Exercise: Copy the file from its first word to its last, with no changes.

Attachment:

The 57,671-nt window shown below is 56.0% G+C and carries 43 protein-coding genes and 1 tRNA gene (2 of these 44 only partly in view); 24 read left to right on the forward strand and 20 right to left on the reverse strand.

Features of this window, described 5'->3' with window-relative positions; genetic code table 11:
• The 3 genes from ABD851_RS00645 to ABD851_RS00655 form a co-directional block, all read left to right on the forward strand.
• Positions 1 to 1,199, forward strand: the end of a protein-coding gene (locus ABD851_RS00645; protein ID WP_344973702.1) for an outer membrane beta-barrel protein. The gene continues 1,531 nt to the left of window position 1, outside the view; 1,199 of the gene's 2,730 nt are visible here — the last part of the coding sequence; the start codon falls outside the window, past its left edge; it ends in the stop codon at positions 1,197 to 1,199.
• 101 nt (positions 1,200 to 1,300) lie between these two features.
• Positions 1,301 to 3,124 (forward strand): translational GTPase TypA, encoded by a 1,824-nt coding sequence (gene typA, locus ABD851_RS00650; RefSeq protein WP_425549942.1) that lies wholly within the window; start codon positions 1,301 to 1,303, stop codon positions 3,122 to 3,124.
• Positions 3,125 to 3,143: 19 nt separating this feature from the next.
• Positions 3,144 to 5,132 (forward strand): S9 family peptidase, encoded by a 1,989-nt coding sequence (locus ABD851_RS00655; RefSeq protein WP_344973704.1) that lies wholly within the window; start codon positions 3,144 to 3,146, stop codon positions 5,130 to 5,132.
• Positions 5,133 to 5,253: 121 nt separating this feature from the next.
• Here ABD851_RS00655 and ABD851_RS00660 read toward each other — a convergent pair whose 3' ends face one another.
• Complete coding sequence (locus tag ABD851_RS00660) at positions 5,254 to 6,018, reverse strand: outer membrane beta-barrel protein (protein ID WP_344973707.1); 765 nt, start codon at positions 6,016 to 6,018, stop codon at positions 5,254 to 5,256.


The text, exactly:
The 57,671-nt window shown below is 56.0% G+C and carries 43 protein-coding genes and 1 tRNA gene (2 of these 44 only partly in view); 24 read left to right on the forward strand and 20 right to left on the reverse strand.

Features of this window, described 5'->3' with window-relative positions; genetic code table 11:
• The 3 genes from ABD851_RS00645 to ABD851_RS00655 form a co-directional block, all read left to right on the forward strand.
• Positions 1 to 1,199, forward strand: the end of a protein-coding gene (locus ABD851_RS00645; protein ID WP_344973702.1) for an outer membrane beta-barrel protein. The gene continues 1,531 nt to the left of window position 1, outside the view; 1,199 of the gene's 2,730 nt are visible here — the last part of the coding sequence; the start codon falls outside the window, past its left edge; it ends in the stop codon at positions 1,197 to 1,199.
• 101 nt (positions 1,200 to 1,300) lie between these two features.
• Positions 1,301 to 3,124 (forward strand): translational GTPase TypA, encoded by a 1,824-nt coding sequence (gene typA, locus ABD851_RS00650; RefSeq protein WP_425549942.1) that lies wholly within the window; start codon positions 1,301 to 1,303, stop codon positions 3,122 to 3,124.
• Positions 3,125 to 3,143: 19 nt separating this feature from the next.
• Positions 3,144 to 5,132 (forward strand): S9 family peptidase, encoded by a 1,989-nt coding sequence (locus ABD851_RS00655; RefSeq protein WP_344973704.1) that lies wholly within the window; start codon positions 3,144 to 3,146, stop codon positions 5,130 to 5,132.
• Positions 5,133 to 5,253: 121 nt separating this feature from the next.
• Here ABD851_RS00655 and ABD851_RS00660 read toward each other — a convergent pair whose 3' ends face one another.
• Complete coding sequence (locus tag ABD851_RS00660) at positions 5,254 to 6,018, reverse strand: outer membrane beta-barrel protein (protein ID WP_344973707.1); 765 nt, start codon at positions 6,016 to 6,018, stop codon at positions 5,254 to 5,256.